In the general election campaign, he was pitted aginst Jack Ryan, a very wealthy republican who made his fortune on Wall Street, but had quit his job to teach inner city kids, and then ran for the Senate. But jack Ryan had also been divorced, and his divorce records sealed. The Chicago Tribune and some other organization went to court to UNSEAL HIS PRIVATE DIVORCE RECORDS to hunt for sime dirt. Somehow they got them opened. It turns out Jack and his wife, actress Jeri Ryan, were in a some kind of a sex club once, and Jack asked her to have sex with him there. She refused. In other words, Jack Ryan was submarined by the press for asking his wife to have sex with him. The records were sealed at the request of both parents because they have a young son and didn't want him to find out about their troubles. Such wonderful people, these liberal journalists.

Finally, with no powerful republican wanting to jump into the race in the waning days of the campaign, the republican party brought in Alan Keynes from Maryland, who made a fool of himself with his gaping pie hole before the election. Obama then won the Senate seat, and the press has kissed his ass ever since. He appeared on magazine covers, David Letterman, and I'm sure many other shows. Not one other freshman senator was treated in a similar way. Not even Carol Mosely Braun, who, like Obama, got her law degree at the University of Chicago, and who, like Obama, was black was treated that way. She was such a failure as a senator that she was easily defeated after one term in office.

Barack Obama has never had to seriously debate anyone. Barack Obama has never had to run a tough campaign, or win a general election against a serious opponent. He was a state representative from a majority black district on the south side of Chicago. His claim to fame was helping to push a bill through the Illinois congress which mandated the gathering of racial data in traffic stops, on the spurious claims that black men are unfairly stopped or picked on by the police. BTW, in Chicago, blacks are 35% of the population, but commit 70% of the crime. Hispanics are 25% of the population, and commit 25% of the crime, and whites are 40% of the population and commit 10% of the crime. Over half of the adult black males in Chicago have prison records. If you're a cop, which groups are you going to be looking at? Law enforcement dislikes him, I'll tell you that!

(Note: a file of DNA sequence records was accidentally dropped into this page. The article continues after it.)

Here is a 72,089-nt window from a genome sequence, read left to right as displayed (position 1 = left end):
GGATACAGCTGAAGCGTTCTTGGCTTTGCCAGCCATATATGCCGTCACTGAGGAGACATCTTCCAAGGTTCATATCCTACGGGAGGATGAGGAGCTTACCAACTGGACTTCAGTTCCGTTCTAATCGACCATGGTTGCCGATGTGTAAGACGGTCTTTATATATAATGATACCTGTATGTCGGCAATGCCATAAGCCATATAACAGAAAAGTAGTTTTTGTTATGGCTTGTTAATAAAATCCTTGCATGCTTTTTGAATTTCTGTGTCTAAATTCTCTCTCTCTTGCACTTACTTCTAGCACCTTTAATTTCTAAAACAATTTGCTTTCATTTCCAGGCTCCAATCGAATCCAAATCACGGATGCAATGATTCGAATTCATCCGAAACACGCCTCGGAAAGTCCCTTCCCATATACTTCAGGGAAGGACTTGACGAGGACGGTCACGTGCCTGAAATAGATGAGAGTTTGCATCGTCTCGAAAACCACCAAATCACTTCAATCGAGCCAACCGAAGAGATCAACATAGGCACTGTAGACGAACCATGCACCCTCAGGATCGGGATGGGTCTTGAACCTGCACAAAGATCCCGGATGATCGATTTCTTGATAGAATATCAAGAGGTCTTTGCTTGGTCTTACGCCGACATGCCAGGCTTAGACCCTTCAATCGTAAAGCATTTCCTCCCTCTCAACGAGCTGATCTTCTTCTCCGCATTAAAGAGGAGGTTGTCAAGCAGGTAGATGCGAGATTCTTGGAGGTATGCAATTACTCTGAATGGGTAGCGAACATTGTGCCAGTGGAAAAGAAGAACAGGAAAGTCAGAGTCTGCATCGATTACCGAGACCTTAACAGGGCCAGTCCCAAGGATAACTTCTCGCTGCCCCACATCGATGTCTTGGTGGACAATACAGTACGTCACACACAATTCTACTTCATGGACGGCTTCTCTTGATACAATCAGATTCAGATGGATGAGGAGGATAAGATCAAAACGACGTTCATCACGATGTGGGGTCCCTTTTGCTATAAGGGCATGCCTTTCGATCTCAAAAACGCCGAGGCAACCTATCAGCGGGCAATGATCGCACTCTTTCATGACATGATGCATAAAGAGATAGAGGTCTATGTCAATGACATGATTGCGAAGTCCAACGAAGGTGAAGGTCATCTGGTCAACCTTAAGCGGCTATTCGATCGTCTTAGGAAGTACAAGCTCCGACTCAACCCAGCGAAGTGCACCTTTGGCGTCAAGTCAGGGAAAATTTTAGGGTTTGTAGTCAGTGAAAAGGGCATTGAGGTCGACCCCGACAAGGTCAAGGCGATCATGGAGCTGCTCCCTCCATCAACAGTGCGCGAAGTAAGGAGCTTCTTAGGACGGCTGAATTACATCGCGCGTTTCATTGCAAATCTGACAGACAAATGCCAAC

Barack Obama's dad was a muslim. Barack is a muslim name. Barack Obama claims to be a christian, but I sincerely doubt he attended any kind of church before he decided to run for political office. HIs dad left him when he was young. His mom is a hardcore socialist also. She moved him to Indonesia for a while when he was young too--not a lot of churches there. He used to be some kind of socialist organizer on the south side before he got drated by the Emil Philips part of the democratic machine and was elected the the House. I doubt that he is in any way a Christian.